While Nikolai Foster’s production is a lot of fun and has plenty of energy, it feels as though it is slightly missing the magic that you would expect.
Filled with optimism and energy, there is no doubting that this revival of The Wizard of Oz will delight and charm younger audiences – but somehow it feels as though it is lacking magic to make you feel as though you are in Oz.
Taking audiences from Kansas to the land of Oz, the story of course follows that of Dorothy who ends up in this futuristic styled version of Oz thanks to a pesky tornado and sees her embarking on adventure to try and find her way home again – with the help of the friends she meets along the way.
As well as the songs from the beloved 1939 film by Harold Arlen and E.Y. Harburg, there are new additional songs by Andrew Lloyd Webber and Tim Rice which are ok but don’t quite provide the same level of joy as the original songs do and feel a bit shoe horned in. Equally, Nikolai Foster’s production seems to mix a range of styles and makes it feels as though it is conflicted with itself. Of course, you could argue that the brilliancy of L.Frank Baum’s story is the fact that it leaves the door open for many different types of adaptation and this means you can have plenty of fun with it – as evidenced by the fact that Glinda arrives not by bubble but a vespa styled vehicle and the Wicked Witch of the West’s flying monkeys come complete with helmets that make them look like Hells Angels.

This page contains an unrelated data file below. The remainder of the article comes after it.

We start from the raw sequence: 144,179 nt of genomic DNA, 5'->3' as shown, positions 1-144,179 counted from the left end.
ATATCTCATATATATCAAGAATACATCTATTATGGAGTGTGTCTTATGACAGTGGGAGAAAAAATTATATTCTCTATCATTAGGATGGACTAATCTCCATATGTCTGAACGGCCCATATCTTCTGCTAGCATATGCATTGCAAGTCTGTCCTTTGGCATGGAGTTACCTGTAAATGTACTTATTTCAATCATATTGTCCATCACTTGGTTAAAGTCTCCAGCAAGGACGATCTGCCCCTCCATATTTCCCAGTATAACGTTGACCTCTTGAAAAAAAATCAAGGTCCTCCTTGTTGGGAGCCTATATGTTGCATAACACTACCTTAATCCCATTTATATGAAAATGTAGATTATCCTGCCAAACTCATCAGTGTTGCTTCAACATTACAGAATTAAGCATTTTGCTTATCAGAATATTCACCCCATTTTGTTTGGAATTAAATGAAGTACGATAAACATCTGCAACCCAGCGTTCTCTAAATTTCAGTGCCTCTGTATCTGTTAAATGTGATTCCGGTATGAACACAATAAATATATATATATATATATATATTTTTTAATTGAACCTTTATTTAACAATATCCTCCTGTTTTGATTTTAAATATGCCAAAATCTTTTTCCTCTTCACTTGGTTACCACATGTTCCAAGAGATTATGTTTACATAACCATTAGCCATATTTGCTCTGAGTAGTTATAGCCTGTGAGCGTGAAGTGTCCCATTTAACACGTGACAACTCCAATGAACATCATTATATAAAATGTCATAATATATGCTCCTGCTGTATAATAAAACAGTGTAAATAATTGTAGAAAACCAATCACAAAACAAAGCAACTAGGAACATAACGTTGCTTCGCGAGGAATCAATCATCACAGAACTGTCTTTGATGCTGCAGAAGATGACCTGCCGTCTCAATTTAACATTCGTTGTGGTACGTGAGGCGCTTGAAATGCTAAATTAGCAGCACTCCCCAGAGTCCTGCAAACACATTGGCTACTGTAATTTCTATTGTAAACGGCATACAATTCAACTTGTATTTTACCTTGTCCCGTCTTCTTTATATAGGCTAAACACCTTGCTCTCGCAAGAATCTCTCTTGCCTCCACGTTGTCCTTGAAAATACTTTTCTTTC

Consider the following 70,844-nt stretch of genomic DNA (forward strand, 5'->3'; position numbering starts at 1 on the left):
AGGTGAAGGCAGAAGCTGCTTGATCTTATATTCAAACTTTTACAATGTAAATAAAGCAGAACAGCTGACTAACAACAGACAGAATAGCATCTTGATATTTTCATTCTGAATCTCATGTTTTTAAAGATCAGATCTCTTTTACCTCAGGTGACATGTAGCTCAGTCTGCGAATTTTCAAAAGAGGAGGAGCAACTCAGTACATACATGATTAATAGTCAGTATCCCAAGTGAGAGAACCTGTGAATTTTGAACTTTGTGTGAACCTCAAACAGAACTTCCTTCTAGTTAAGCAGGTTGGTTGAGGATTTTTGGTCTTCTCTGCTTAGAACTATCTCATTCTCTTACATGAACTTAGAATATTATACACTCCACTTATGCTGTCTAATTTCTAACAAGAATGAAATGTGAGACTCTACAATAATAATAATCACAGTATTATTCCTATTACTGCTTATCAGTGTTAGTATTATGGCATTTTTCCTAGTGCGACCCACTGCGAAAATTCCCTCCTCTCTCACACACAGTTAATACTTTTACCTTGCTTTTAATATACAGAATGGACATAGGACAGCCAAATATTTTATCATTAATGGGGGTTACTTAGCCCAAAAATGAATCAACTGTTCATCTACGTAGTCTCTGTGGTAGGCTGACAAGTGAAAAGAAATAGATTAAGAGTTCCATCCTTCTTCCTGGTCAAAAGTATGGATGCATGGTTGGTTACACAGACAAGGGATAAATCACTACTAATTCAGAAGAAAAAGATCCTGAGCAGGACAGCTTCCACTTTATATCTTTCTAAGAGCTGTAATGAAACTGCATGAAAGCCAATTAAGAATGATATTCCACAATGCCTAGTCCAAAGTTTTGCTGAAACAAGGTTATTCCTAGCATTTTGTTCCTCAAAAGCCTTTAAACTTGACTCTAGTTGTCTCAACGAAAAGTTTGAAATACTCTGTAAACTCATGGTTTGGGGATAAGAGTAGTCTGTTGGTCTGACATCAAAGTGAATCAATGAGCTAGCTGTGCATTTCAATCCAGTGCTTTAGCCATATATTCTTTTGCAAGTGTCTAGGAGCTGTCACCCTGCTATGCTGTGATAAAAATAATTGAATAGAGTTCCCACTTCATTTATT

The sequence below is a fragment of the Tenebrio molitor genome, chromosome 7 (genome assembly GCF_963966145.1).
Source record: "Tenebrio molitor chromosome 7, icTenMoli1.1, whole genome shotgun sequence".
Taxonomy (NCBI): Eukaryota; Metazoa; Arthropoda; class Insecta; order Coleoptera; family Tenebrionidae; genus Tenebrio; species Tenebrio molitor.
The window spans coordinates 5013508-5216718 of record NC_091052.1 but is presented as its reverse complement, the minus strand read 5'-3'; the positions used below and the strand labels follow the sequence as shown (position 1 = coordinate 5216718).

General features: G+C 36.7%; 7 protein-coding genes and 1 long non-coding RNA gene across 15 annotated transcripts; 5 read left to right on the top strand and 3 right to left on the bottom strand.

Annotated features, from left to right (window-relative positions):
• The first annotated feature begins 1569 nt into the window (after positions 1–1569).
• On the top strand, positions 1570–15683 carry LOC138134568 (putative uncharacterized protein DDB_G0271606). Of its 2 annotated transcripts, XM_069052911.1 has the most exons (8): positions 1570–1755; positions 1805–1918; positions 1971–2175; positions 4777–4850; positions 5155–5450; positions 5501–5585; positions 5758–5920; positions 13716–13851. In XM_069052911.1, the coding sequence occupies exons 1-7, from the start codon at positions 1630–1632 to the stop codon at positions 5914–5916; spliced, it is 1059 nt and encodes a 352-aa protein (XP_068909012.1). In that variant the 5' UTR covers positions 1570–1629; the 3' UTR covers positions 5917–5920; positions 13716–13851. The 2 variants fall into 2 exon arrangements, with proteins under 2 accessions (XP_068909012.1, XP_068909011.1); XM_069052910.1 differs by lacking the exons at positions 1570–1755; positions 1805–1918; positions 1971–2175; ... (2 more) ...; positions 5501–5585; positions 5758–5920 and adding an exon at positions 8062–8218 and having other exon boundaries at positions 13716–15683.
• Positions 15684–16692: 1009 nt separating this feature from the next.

This being said, Foster has ensured that it has a lot of energy and pace to it that keeps the audience thoroughly invested in the characters and story unfolding in front of them, helped effectively by Douglas O’Connell’s impressive video designs which enhance in particular the slightly scarier moments in the story. Praise should also be given to Rachel Canning’s costume and puppet design (Toto is such a wonderful little character in this puppet form) which really embraces the madness of the style of the production.
However, I just felt that as family friendly as this production is, visually it was still just lacking some of the magic that you would expect with scenes such as the way in which Dorothy arrives in Oz and the way in which the yellow brick road is only slightly highlighted in sections shaped into arrows just lacking in the magic I would have expected.
The cast, as you would expect really give absolutely everything that they have got into making each of the characters their own. Georgina Onuorah as Dorothy is certainly a force to be reckoned with, able to make her own mark on the character by giving her a strong personality that adds depth and understanding of her journey in terms of her personality. I adored Jason Manford’s take on the cowardly lion, which plays a lovely tribute to Bert Lahr’s performance in the 1939 film and guaranteed to put a smile on your face. Making his West End debut as the Tin Man, we were lucky to catch Marley Fenton, who carried out Ashley Banjo’s additional choreography for ‘If I Only Had a Heart’ with great panache and confidence. Christina Bianco and Dianne Pilkington as Glinda and the Wicked Witch of the West spar beautifully together, while Gary Wilmot adds great charm to the role of the Wizard.
While the production might be lacking some of the magic expected, it is still an entertaining evening that will keep young audiences happy.
By Emma Clarendon
The Wizard of Oz continues to play at the London Palladium until the 3rd September. To book tickets click here.